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San Francisco Fed Blames Housing Market Hike on Remote Work

Remote working is chiefly responsible for the soaring home prices and rentals in the United States, according to a study by the US central bank, the Federal Reserve (Fed).

Housing prices rose around 24% between November 2019 and November 2021, with remote working contributing more than 60% to that increase, according to the Fed’s study. About 30% of work is still being done remotely in the country, as of August 2022.

The central bank attributed part of the blame for inflation on remote working too. It has yet to be confirmed whether the demand for office space declined due to working from home.

“At the same time, we find no evidence that the push to remote work had a similar effect on nonhousing-related prices and that it may have even had a negative effect on commercial rents,” the report noted.

The Federal Reserve expects home prices to be determined by remote working trends in the months to come.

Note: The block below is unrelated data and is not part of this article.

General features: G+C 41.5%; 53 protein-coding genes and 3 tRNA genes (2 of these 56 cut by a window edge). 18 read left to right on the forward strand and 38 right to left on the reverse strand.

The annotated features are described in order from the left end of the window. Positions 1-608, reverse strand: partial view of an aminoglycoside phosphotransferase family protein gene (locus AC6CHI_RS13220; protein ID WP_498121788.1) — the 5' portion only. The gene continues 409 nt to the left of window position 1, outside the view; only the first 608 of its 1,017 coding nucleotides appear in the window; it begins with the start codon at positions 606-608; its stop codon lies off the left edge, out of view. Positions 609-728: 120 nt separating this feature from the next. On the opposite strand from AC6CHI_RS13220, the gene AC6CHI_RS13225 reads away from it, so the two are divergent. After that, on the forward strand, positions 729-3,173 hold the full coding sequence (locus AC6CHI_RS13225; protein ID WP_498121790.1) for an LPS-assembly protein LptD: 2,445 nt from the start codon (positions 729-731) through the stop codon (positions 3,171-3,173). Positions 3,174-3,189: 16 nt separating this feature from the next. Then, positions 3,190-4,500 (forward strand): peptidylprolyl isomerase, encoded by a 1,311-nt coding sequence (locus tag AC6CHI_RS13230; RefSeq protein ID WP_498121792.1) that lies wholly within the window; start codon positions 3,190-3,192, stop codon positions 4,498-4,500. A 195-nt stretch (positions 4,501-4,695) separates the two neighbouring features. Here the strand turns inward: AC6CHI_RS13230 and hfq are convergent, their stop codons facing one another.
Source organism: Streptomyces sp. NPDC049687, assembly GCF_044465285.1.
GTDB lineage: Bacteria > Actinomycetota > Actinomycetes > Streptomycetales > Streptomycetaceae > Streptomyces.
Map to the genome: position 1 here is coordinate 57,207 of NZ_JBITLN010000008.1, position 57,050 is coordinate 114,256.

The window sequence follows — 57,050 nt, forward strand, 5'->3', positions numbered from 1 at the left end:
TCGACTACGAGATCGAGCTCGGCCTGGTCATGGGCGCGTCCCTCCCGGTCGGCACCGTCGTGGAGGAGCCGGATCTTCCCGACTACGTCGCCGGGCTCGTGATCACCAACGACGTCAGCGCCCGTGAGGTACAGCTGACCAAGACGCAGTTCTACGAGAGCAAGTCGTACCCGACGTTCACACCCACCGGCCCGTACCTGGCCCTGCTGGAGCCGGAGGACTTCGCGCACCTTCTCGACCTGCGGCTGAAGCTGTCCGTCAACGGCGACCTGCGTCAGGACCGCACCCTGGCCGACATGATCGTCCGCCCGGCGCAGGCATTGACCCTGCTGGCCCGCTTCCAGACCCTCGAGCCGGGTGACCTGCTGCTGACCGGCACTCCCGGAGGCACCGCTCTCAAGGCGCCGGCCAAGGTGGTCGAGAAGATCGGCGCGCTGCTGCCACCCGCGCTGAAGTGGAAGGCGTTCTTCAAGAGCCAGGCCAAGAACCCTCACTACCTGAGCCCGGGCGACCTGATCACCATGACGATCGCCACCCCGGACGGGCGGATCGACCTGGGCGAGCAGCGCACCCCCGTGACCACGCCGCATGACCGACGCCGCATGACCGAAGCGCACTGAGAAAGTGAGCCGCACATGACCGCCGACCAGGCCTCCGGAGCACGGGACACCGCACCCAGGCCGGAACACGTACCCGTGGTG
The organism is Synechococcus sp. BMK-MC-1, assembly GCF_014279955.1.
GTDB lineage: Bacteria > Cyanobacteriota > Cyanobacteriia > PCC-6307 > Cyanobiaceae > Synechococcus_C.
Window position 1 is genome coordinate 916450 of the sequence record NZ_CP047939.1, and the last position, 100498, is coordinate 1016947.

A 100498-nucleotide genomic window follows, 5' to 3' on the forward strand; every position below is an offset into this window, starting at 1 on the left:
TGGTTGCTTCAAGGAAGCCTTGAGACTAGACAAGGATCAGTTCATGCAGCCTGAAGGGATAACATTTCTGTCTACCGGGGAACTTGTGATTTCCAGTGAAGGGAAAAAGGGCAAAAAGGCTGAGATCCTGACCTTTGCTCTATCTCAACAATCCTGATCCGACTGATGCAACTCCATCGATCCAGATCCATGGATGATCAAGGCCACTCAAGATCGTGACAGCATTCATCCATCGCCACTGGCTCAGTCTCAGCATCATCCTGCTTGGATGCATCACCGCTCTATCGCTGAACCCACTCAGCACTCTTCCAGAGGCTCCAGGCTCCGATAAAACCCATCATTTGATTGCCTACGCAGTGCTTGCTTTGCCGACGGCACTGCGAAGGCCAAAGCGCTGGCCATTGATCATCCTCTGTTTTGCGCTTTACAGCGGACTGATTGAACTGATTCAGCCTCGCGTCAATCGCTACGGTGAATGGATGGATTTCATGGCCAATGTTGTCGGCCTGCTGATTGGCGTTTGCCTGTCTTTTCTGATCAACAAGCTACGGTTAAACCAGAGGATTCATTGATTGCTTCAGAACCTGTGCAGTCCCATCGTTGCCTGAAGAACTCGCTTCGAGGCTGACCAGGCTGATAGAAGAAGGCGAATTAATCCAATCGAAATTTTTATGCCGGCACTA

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“This suggests that the fundamentals of housing demand have changed, such that the persistence of remote work is likely to affect the future path of house prices and inflation,” wrote San Francisco Fed economists Augustus Kmetz and John Mondragon, as well as Johannes Wieland of the University of California, San Diego, in a note released late September.

Narayan Ammachchi

News Editor for Nearshore Americas, Narayan Ammachchi is a career journalist with a decade of experience in politics and international business. He works out of his base in the Indian Silicon City of Bangalore.

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